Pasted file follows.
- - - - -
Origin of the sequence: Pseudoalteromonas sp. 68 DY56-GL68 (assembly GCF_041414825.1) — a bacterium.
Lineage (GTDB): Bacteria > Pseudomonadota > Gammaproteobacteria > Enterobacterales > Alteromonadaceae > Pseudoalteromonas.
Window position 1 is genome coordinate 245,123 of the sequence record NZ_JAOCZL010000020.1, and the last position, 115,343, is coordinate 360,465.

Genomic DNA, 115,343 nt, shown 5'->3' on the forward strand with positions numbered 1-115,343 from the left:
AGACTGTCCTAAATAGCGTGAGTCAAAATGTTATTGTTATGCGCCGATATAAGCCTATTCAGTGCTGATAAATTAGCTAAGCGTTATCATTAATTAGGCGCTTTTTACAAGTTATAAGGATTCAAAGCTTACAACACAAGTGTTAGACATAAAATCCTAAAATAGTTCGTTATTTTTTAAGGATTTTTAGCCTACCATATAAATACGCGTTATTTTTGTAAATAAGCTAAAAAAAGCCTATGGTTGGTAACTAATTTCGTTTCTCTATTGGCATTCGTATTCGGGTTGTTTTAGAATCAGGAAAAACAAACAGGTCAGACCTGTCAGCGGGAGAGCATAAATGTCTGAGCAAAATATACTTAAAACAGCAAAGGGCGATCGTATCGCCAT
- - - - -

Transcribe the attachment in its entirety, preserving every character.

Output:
Origin of the sequence: Pseudoalteromonas sp. 68 DY56-GL68 (assembly GCF_041414825.1) — a bacterium.
Lineage (GTDB): Bacteria > Pseudomonadota > Gammaproteobacteria > Enterobacterales > Alteromonadaceae > Pseudoalteromonas.
Window position 1 is genome coordinate 245,123 of the sequence record NZ_JAOCZL010000020.1, and the last position, 115,343, is coordinate 360,465.

Genomic DNA, 115,343 nt, shown 5'->3' on the forward strand with positions numbered 1-115,343 from the left:
AGACTGTCCTAAATAGCGTGAGTCAAAATGTTATTGTTATGCGCCGATATAAGCCTATTCAGTGCTGATAAATTAGCTAAGCGTTATCATTAATTAGGCGCTTTTTACAAGTTATAAGGATTCAAAGCTTACAACACAAGTGTTAGACATAAAATCCTAAAATAGTTCGTTATTTTTTAAGGATTTTTAGCCTACCATATAAATACGCGTTATTTTTGTAAATAAGCTAAAAAAAGCCTATGGTTGGTAACTAATTTCGTTTCTCTATTGGCATTCGTATTCGGGTTGTTTTAGAATCAGGAAAAACAAACAGGTCAGACCTGTCAGCGGGAGAGCATAAATGTCTGAGCAAAATATACTTAAAACAGCAAAGGGCGATCGTATCGCCAT